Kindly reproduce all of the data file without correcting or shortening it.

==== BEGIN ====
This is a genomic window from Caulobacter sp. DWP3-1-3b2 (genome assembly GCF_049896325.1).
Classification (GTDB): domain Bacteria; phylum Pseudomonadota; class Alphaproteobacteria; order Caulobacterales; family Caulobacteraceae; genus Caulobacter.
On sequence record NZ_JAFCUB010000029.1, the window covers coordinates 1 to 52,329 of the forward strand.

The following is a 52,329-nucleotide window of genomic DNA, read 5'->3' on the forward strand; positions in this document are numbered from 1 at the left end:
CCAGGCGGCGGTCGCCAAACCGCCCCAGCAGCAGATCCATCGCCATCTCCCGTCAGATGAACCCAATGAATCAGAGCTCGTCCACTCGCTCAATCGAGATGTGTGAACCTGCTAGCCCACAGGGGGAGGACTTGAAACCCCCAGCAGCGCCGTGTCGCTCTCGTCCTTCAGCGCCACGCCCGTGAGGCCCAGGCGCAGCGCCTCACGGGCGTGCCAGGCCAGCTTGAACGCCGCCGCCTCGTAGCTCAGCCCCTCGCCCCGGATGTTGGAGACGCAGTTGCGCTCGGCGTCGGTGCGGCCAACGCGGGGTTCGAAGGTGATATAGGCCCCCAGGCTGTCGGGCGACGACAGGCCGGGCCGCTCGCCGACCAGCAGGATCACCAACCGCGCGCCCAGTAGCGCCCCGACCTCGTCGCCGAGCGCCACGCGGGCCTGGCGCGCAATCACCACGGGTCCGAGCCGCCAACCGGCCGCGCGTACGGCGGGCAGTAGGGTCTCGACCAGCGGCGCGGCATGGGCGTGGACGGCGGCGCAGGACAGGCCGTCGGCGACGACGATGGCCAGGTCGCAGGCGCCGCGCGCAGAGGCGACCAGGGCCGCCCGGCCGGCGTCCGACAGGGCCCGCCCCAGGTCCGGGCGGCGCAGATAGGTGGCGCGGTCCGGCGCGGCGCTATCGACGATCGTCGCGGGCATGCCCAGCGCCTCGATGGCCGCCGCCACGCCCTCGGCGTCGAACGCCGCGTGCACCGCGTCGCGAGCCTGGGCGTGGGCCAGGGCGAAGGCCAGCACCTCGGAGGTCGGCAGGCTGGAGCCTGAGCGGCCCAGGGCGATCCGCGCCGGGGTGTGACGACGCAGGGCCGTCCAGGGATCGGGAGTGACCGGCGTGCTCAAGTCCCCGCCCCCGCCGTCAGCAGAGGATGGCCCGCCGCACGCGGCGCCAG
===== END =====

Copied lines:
This is a genomic window from Caulobacter sp. DWP3-1-3b2 (genome assembly GCF_049896325.1).
Classification (GTDB): domain Bacteria; phylum Pseudomonadota; class Alphaproteobacteria; order Caulobacterales; family Caulobacteraceae; genus Caulobacter.
On sequence record NZ_JAFCUB010000029.1, the window covers coordinates 1 to 52,329 of the forward strand.

The following is a 52,329-nucleotide window of genomic DNA, read 5'->3' on the forward strand; positions in this document are numbered from 1 at the left end:
CCAGGCGGCGGTCGCCAAACCGCCCCAGCAGCAGATCCATCGCCATCTCCCGTCAGATGAACCCAATGAATCAGAGCTCGTCCACTCGCTCAATCGAGATGTGTGAACCTGCTAGCCCACAGGGGGAGGACTTGAAACCCCCAGCAGCGCCGTGTCGCTCTCGTCCTTCAGCGCCACGCCCGTGAGGCCCAGGCGCAGCGCCTCACGGGCGTGCCAGGCCAGCTTGAACGCCGCCGCCTCGTAGCTCAGCCCCTCGCCCCGGATGTTGGAGACGCAGTTGCGCTCGGCGTCGGTGCGGCCAACGCGGGGTTCGAAGGTGATATAGGCCCCCAGGCTGTCGGGCGACGACAGGCCGGGCCGCTCGCCGACCAGCAGGATCACCAACCGCGCGCCCAGTAGCGCCCCGACCTCGTCGCCGAGCGCCACGCGGGCCTGGCGCGCAATCACCACGGGTCCGAGCCGCCAACCGGCCGCGCGTACGGCGGGCAGTAGGGTCTCGACCAGCGGCGCGGCATGGGCGTGGACGGCGGCGCAGGACAGGCCGTCGGCGACGACGATGGCCAGGTCGCAGGCGCCGCGCGCAGAGGCGACCAGGGCCGCCCGGCCGGCGTCCGACAGGGCCCGCCCCAGGTCCGGGCGGCGCAGATAGGTGGCGCGGTCCGGCGCGGCGCTATCGACGATCGTCGCGGGCATGCCCAGCGCCTCGATGGCCGCCGCCACGCCCTCGGCGTCGAACGCCGCGTGCACCGCGTCGCGAGCCTGGGCGTGGGCCAGGGCGAAGGCCAGCACCTCGGAGGTCGGCAGGCTGGAGCCTGAGCGGCCCAGGGCGATCCGCGCCGGGGTGTGACGACGCAGGGCCGTCCAGGGATCGGGAGTGACCGGCGTGCTCAAGTCCCCGCCCCCGCCGTCAGCAGAGGATGGCCCGCCGCACGCGGCGCCAG